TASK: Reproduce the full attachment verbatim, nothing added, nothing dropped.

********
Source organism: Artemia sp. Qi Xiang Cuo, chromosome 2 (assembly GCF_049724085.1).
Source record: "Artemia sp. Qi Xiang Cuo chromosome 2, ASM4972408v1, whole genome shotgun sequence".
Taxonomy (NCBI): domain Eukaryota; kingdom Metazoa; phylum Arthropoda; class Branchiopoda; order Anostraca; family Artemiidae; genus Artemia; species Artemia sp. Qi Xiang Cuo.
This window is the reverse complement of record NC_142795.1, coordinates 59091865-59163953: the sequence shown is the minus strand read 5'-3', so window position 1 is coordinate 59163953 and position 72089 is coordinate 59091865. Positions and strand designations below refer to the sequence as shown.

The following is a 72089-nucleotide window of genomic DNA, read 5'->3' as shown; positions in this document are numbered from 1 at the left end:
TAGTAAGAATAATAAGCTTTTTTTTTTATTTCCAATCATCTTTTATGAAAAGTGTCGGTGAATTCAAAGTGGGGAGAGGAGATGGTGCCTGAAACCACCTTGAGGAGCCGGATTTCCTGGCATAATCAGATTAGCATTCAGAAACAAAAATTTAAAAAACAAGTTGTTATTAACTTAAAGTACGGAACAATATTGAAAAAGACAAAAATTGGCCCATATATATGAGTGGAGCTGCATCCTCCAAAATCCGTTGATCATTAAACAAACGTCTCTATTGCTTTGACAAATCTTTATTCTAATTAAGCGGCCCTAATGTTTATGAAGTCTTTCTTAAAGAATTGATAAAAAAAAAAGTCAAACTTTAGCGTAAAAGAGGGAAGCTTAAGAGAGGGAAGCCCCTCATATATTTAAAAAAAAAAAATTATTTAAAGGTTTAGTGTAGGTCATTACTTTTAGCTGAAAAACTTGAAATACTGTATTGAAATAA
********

Source organism: Artemia sp. Qi Xiang Cuo, chromosome 2 (assembly GCF_049724085.1).
Source record: "Artemia sp. Qi Xiang Cuo chromosome 2, ASM4972408v1, whole genome shotgun sequence".
Taxonomy (NCBI): domain Eukaryota; kingdom Metazoa; phylum Arthropoda; class Branchiopoda; order Anostraca; family Artemiidae; genus Artemia; species Artemia sp. Qi Xiang Cuo.
This window is the reverse complement of record NC_142795.1, coordinates 59091865-59163953: the sequence shown is the minus strand read 5'-3', so window position 1 is coordinate 59163953 and position 72089 is coordinate 59091865. Positions and strand designations below refer to the sequence as shown.

The following is a 72089-nucleotide window of genomic DNA, read 5'->3' as shown; positions in this document are numbered from 1 at the left end:
TAGTAAGAATAATAAGCTTTTTTTTTTATTTCCAATCATCTTTTATGAAAAGTGTCGGTGAATTCAAAGTGGGGAGAGGAGATGGTGCCTGAAACCACCTTGAGGAGCCGGATTTCCTGGCATAATCAGATTAGCATTCAGAAACAAAAATTTAAAAAACAAGTTGTTATTAACTTAAAGTACGGAACAATATTGAAAAAGACAAAAATTGGCCCATATATATGAGTGGAGCTGCATCCTCCAAAATCCGTTGATCATTAAACAAACGTCTCTATTGCTTTGACAAATCTTTATTCTAATTAAGCGGCCCTAATGTTTATGAAGTCTTTCTTAAAGAATTGATAAAAAAAAAAGTCAAACTTTAGCGTAAAAGAGGGAAGCTTAAGAGAGGGAAGCCCCTCATATATTTAAAAAAAAAAAATTATTTAAAGGTTTAGTGTAGGTCATTACTTTTAGCTGAAAAACTTGAAATACTGTATTGAAATAA